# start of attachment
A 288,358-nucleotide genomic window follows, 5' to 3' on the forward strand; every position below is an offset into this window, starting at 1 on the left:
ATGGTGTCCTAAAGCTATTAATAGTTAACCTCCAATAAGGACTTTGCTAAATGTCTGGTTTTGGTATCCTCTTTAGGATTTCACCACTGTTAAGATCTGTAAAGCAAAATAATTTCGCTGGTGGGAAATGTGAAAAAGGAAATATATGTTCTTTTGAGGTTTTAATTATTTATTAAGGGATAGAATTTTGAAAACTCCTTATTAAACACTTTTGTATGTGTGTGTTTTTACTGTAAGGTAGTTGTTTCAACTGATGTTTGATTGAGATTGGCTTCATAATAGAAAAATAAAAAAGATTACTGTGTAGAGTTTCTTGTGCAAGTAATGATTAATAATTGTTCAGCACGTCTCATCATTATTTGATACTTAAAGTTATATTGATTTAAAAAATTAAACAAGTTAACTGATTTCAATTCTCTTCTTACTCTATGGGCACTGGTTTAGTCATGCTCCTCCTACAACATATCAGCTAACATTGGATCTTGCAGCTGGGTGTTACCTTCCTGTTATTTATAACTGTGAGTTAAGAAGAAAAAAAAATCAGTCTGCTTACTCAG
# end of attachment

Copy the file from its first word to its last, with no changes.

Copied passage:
A 288,358-nucleotide genomic window follows, 5' to 3' on the forward strand; every position below is an offset into this window, starting at 1 on the left:
ATGGTGTCCTAAAGCTATTAATAGTTAACCTCCAATAAGGACTTTGCTAAATGTCTGGTTTTGGTATCCTCTTTAGGATTTCACCACTGTTAAGATCTGTAAAGCAAAATAATTTCGCTGGTGGGAAATGTGAAAAAGGAAATATATGTTCTTTTGAGGTTTTAATTATTTATTAAGGGATAGAATTTTGAAAACTCCTTATTAAACACTTTTGTATGTGTGTGTTTTTACTGTAAGGTAGTTGTTTCAACTGATGTTTGATTGAGATTGGCTTCATAATAGAAAAATAAAAAAGATTACTGTGTAGAGTTTCTTGTGCAAGTAATGATTAATAATTGTTCAGCACGTCTCATCATTATTTGATACTTAAAGTTATATTGATTTAAAAAATTAAACAAGTTAACTGATTTCAATTCTCTTCTTACTCTATGGGCACTGGTTTAGTCATGCTCCTCCTACAACATATCAGCTAACATTGGATCTTGCAGCTGGGTGTTACCTTCCTGTTATTTATAACTGTGAGTTAAGAAGAAAAAAAAATCAGTCTGCTTACTCAG